House Republicans should keep these goals in mind:

Get serious about spending. Annual federal spending rose by a trillion dollars under President Bush — before the gusher of spending when the financial crisis hit. Bush became the biggest spender since LBJ, but he didn’t hold that title long. Spending is now twice as large as when Bush became president, and annual deficits are over a trillion dollars. This is Greek-style fiscal policy. All Republicans have been promising to get spending under control, but they have adamantly avoided specifics. Now the rubber meets the road. The House of Representatives must find real cuts that will reduce overall spending and lead to a balanced budget. The Cato Institute has produced the gold standard for budget cuts in its full-page newspaper ads, in this analysis of the military budget, and at DownsizingGovernment.org. But there are other lists of cuts from the Heritage Foundation and jointly from the National Taxpayers Union and Ralph Nader’s Public Interest Research Group (PIRG). Or they could just start by cutting out the $1.8 trillion in spending this year that exceeds what we spent the year George W. Bush took office.

Start rolling back the health care overhaul. The voters didn’t like Obamacare when it passed. Contrary to lots of predictions, they still don’t like it. Republicans pledged to repeal it. They should keep their promise to the voters. But of course the Senate and the president aren’t likely to go along with a repeal bill. So the House should refuse to appropriate money to implement the provisions of the bill and prohibit the Department of Health and Human Services from spending any money to implement the worst provisions of the bill, especially the individual mandate.

Stop the looming tax increase. Under current law, taxes on capital gains, dividends, and everyone’s income will rise on January 1. Congress needs to block this looming tax increase, preferably in any lame duck session and otherwise in early January. The prospect of higher taxes will discourage spending and especially investment.

Take a hard look at the wars in Iraq and Afghanistan. We’ve been fighting in Afghanistan for nine years and in Iraq for seven. Newspapers in August featured pictures of American soldiers leaving Iraq and officers proclaiming ”A truly historic end to seven years of war.” But as Patrick Henry said, “Gentlemen may cry ‘Peace! Peace!’ — but there is no peace.” Not as long as we have 50,000 troops in a divided and war-torn land. As for Afghanistan, we long ago removed the Taliban government. It’s time to convene hearings and ask what we expect to accomplish in either country for the further expenditure of men and money.

Take a similar hard look at the war on drugs. To drug warriors, nine years is a blink of an eye. They’ve been at it since 1914. And thanks to their efforts, only 119 million Americans have used illegal drugs, and only 22 million Americans use them at least once a month. Meanwhile, the violence generated by prohibition is wracking our closest neighbor and spilling over the border to the American Southwest.  A new Cato study estimates that legalizing drugs would save roughly $41.3 billion per year in government expenditure on enforcement of prohibition. Of these savings, $25.7 billion would accrue to state and local governments, while $15.6 billion would accrue to the federal government. The report also estimates that drug legalization would yield tax revenue of $46.7 billion annually, assuming legal drugs were taxed at rates comparable to those on alcohol and tobacco. If it can’t just end this failed policy, Congress should appoint a blue-ribbon commission to study alternatives to prohibition.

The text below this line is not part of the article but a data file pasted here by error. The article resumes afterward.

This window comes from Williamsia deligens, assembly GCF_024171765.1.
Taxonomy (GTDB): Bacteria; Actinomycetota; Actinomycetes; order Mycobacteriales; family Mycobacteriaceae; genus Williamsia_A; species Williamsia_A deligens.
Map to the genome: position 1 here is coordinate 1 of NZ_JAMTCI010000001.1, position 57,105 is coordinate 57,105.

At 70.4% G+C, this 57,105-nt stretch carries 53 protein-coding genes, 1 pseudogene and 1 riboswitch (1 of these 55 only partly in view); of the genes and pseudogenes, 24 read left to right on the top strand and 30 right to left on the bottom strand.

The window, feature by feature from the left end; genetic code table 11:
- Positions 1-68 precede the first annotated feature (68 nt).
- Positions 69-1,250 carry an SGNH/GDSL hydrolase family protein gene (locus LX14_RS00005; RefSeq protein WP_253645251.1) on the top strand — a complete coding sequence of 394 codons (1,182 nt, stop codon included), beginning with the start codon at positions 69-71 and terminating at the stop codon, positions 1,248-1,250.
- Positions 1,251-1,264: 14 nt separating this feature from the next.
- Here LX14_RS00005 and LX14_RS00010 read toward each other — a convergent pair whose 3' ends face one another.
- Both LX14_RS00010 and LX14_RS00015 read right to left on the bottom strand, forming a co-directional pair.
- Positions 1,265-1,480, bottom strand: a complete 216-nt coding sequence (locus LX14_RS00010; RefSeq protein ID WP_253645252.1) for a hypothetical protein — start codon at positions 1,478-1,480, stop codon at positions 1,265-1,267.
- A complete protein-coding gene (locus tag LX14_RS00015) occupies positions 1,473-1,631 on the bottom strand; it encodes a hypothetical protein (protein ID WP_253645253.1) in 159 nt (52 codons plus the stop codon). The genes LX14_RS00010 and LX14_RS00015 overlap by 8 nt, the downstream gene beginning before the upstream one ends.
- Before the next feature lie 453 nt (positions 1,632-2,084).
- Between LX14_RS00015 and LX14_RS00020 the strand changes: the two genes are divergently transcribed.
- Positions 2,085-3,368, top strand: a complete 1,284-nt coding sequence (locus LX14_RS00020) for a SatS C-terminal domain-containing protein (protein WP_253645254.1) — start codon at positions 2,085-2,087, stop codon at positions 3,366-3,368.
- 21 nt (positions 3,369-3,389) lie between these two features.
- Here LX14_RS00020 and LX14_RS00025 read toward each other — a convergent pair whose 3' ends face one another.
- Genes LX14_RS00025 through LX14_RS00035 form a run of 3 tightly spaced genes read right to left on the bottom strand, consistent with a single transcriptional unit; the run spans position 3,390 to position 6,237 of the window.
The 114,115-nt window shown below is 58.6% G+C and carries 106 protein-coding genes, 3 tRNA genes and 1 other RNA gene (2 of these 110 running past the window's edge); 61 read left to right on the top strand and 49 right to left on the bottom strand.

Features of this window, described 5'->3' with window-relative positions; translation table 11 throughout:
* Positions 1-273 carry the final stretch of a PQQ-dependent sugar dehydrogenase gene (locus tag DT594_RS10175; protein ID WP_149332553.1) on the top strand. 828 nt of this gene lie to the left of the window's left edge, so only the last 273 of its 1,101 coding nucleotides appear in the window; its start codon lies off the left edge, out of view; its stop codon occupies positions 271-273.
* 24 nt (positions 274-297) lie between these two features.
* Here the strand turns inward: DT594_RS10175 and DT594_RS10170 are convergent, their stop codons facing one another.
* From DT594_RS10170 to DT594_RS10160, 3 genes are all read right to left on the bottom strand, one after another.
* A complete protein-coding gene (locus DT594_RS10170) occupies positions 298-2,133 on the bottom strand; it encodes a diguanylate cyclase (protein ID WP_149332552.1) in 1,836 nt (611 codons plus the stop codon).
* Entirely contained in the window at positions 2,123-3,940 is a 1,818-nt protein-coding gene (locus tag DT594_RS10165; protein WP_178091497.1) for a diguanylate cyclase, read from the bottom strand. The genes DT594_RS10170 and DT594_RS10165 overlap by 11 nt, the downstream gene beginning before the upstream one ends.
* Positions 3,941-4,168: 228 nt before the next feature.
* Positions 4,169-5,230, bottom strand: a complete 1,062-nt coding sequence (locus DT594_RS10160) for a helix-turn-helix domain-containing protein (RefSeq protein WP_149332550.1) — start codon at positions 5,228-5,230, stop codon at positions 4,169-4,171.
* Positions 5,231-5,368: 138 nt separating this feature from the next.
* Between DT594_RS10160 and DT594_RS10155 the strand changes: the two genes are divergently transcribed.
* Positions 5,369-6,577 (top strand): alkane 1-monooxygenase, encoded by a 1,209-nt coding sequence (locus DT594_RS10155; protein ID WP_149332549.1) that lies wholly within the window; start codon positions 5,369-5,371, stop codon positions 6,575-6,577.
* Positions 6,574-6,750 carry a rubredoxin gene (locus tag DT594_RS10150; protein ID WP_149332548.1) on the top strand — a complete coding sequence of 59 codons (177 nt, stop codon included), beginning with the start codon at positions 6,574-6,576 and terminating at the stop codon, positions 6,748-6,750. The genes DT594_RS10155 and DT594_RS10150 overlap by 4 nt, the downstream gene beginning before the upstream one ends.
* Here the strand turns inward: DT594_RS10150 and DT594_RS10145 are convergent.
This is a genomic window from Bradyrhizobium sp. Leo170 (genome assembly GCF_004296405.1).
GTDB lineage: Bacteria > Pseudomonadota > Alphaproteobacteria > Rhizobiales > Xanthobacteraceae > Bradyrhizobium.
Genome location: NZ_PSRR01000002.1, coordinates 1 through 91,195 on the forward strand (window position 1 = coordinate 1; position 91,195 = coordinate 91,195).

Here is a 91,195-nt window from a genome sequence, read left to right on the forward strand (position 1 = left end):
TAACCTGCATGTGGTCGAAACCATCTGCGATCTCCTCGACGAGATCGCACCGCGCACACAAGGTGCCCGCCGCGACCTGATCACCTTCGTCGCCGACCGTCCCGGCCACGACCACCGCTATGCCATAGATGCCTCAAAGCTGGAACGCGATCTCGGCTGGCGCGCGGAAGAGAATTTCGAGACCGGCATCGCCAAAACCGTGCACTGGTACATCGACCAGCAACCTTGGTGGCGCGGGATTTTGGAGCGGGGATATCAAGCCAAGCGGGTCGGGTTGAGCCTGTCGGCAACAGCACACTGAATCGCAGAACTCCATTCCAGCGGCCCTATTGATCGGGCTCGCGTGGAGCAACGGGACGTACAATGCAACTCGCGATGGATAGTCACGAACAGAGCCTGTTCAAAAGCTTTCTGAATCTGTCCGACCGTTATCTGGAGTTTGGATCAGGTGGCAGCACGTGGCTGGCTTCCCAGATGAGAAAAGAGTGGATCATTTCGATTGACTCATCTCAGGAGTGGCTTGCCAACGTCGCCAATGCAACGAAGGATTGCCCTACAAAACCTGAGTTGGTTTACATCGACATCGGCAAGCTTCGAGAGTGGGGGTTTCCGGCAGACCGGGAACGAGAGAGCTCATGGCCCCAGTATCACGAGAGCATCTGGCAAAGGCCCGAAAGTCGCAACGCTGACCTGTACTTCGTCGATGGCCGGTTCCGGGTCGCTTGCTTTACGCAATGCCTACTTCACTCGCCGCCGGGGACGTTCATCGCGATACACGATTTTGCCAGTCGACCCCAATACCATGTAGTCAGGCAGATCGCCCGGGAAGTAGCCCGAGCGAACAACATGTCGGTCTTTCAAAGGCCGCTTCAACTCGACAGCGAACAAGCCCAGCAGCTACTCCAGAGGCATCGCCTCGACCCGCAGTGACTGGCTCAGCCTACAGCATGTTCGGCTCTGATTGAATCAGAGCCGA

Stand up to the special interests. As noted, the moment the polls close, the organized interest groups descend on the new members of Congress. From PHRMA to farmers, from oil companies to Social Security/Medicare lobbyists, everybody wants to pay off a campaign debt and take a senator to a game at the Verizon Center. Republicans — and Democrats — need to show some republican virtue and resist these organized interest groups. And that includes one of the biggest interest groups: your home district. With trillion-dollar deficits as far as the eye can see, it is a dereliction of duty to say “I’m going to Washington to cut spending and to fund important roads and parks here in my district.” The country’s overriding interest at this point is to reduce spending, the deficit, and the national debt. And that means keeping a comfortable distance between lobbyists and the public trough. One tactic might be for the House to pass a continuing resolution to fund agencies at 90 percent of current spending, thus bypassing the notoriously porcine appropriations subcommittees. Another tactic is to listen to the Tea Partiers: Remember your principles, act like a citizen-legislator, do the right thing and go home.

Avoid social issues. When the Bush Republicans spent too much time on issues like the gay marriage ban and the Terri Schiavo intervention, they alienated suburban and professional women, college graduates, young people, libertarians, and independents (overlapping groups, of course).  And they lost two elections. After 2008 they seem to have learned their lesson. Even in the face of several states instituting marriage equality, Republicans kept their focus squarely on overspending, health care, and big-government overreach — issues that united opponents of the Obama agenda. They shouldn’t blow it now. They should stick to the economic issues that won them the 2010 election and avoid the divisive social issues that cost them the 2006 and 2008 elections.